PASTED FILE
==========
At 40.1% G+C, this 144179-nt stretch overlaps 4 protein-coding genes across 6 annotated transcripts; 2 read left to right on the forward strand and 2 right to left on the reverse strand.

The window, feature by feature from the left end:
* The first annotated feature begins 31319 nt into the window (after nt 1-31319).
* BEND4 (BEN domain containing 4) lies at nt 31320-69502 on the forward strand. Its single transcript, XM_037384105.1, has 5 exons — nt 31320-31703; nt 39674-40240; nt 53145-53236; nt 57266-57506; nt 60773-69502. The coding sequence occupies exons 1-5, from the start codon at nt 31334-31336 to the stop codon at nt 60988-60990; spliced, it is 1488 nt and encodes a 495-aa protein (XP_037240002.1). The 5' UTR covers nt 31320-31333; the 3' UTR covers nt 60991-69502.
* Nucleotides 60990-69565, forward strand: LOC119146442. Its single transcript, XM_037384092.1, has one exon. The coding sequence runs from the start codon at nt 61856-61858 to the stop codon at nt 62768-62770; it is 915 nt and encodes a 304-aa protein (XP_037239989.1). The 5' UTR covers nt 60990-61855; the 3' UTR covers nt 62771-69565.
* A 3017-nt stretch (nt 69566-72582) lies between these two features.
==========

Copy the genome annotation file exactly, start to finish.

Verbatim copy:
At 40.1% G+C, this 144179-nt stretch overlaps 4 protein-coding genes across 6 annotated transcripts; 2 read left to right on the forward strand and 2 right to left on the reverse strand.

The window, feature by feature from the left end:
* The first annotated feature begins 31319 nt into the window (after nt 1-31319).
* BEND4 (BEN domain containing 4) lies at nt 31320-69502 on the forward strand. Its single transcript, XM_037384105.1, has 5 exons — nt 31320-31703; nt 39674-40240; nt 53145-53236; nt 57266-57506; nt 60773-69502. The coding sequence occupies exons 1-5, from the start codon at nt 31334-31336 to the stop codon at nt 60988-60990; spliced, it is 1488 nt and encodes a 495-aa protein (XP_037240002.1). The 5' UTR covers nt 31320-31333; the 3' UTR covers nt 60991-69502.
* Nucleotides 60990-69565, forward strand: LOC119146442. Its single transcript, XM_037384092.1, has one exon. The coding sequence runs from the start codon at nt 61856-61858 to the stop codon at nt 62768-62770; it is 915 nt and encodes a 304-aa protein (XP_037239989.1). The 5' UTR covers nt 60990-61855; the 3' UTR covers nt 62771-69565.
* A 3017-nt stretch (nt 69566-72582) lies between these two features.